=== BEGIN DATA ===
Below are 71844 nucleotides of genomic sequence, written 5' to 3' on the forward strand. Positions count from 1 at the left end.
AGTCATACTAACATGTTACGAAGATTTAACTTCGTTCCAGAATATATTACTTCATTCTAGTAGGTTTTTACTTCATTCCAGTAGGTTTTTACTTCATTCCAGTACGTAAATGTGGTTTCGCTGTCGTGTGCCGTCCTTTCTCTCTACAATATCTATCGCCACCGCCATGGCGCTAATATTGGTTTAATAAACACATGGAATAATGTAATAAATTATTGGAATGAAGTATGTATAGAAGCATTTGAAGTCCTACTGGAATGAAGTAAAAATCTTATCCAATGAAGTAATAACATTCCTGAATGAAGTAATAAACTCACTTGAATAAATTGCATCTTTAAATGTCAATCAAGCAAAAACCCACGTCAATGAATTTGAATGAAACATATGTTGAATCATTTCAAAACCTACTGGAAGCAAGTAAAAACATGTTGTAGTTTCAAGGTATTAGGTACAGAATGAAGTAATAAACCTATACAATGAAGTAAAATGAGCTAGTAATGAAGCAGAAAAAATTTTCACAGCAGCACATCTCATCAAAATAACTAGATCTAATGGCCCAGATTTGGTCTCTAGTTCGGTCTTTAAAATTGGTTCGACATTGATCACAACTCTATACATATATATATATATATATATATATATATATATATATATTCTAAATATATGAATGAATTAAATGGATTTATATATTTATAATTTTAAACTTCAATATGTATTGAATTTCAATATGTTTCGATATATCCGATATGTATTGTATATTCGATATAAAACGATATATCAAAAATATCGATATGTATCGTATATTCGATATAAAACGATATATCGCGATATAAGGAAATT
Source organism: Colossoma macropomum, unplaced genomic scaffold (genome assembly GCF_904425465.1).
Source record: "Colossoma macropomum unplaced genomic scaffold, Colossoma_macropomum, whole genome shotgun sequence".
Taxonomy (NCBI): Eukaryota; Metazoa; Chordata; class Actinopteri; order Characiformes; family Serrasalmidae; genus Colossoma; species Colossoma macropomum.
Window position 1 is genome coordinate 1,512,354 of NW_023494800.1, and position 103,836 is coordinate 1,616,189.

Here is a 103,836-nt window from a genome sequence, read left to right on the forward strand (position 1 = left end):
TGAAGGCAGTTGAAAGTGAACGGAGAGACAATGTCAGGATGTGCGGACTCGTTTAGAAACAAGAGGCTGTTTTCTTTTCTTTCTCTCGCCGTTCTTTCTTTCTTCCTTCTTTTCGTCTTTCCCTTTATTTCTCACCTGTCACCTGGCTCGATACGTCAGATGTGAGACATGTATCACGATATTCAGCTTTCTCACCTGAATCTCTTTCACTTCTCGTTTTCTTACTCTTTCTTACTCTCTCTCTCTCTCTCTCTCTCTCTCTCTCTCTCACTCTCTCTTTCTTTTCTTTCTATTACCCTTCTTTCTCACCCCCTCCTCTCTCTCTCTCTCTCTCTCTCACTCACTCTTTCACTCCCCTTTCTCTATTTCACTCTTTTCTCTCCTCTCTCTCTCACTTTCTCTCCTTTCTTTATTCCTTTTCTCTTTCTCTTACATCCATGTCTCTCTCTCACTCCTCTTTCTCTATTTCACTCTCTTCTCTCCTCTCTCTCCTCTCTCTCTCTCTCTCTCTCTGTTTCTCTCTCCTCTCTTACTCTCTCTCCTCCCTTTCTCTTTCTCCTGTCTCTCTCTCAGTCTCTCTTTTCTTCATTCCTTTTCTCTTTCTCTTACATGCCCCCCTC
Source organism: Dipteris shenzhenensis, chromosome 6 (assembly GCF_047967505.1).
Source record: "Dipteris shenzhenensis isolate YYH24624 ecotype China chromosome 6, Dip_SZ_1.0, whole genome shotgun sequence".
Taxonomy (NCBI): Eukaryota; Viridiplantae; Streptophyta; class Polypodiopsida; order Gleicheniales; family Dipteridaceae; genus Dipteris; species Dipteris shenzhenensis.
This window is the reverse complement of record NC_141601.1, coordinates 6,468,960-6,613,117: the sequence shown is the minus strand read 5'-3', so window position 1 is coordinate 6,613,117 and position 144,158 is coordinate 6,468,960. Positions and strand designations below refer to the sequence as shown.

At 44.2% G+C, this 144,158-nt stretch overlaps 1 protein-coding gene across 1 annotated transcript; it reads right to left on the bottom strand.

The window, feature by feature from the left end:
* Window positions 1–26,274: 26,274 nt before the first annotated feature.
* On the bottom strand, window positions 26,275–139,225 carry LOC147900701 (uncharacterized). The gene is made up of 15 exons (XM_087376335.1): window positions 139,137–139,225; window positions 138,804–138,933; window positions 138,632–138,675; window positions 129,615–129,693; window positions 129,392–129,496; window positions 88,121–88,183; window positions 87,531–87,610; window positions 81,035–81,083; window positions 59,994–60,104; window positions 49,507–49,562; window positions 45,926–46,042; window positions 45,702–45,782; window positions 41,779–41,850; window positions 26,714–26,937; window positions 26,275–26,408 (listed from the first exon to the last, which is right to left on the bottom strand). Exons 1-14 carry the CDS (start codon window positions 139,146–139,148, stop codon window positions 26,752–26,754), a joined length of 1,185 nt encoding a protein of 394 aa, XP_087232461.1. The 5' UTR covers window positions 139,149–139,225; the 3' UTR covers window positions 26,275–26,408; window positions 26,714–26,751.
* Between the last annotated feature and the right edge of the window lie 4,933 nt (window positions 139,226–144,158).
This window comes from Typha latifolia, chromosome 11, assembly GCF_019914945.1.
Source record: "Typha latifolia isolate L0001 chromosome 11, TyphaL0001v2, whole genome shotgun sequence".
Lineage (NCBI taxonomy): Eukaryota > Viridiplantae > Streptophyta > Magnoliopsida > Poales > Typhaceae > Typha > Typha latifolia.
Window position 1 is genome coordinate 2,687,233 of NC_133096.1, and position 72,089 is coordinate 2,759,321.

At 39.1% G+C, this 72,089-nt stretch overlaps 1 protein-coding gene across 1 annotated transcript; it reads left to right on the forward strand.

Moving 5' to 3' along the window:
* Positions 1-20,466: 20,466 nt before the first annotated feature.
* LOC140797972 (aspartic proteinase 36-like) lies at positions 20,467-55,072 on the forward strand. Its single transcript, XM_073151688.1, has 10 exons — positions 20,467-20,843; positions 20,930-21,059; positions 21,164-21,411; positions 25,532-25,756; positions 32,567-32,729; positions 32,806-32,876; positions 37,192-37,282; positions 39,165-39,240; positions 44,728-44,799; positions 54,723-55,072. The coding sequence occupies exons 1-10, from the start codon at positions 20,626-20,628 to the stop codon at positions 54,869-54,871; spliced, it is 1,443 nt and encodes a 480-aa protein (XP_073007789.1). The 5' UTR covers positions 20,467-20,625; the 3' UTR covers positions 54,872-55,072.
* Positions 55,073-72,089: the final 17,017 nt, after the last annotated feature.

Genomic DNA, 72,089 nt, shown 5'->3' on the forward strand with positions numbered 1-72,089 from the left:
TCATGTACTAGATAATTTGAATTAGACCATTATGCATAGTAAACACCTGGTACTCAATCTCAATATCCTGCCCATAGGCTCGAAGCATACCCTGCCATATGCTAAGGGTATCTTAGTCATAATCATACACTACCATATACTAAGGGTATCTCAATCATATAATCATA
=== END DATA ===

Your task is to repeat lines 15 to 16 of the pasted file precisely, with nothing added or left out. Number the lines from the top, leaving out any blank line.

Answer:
* Window positions 1–26,274: 26,274 nt before the first annotated feature.
* On the bottom strand, window positions 26,275–139,225 carry LOC147900701 (uncharacterized). The gene is made up of 15 exons (XM_087376335.1): window positions 139,137–139,225; window positions 138,804–138,933; window positions 138,632–138,675; window positions 129,615–129,693; window positions 129,392–129,496; window positions 88,121–88,183; window positions 87,531–87,610; window positions 81,035–81,083; window positions 59,994–60,104; window positions 49,507–49,562; window positions 45,926–46,042; window positions 45,702–45,782; window positions 41,779–41,850; window positions 26,714–26,937; window positions 26,275–26,408 (listed from the first exon to the last, which is right to left on the bottom strand). Exons 1-14 carry the CDS (start codon window positions 139,146–139,148, stop codon window positions 26,752–26,754), a joined length of 1,185 nt encoding a protein of 394 aa, XP_087232461.1. The 5' UTR covers window positions 139,149–139,225; the 3' UTR covers window positions 26,275–26,408; window positions 26,714–26,751.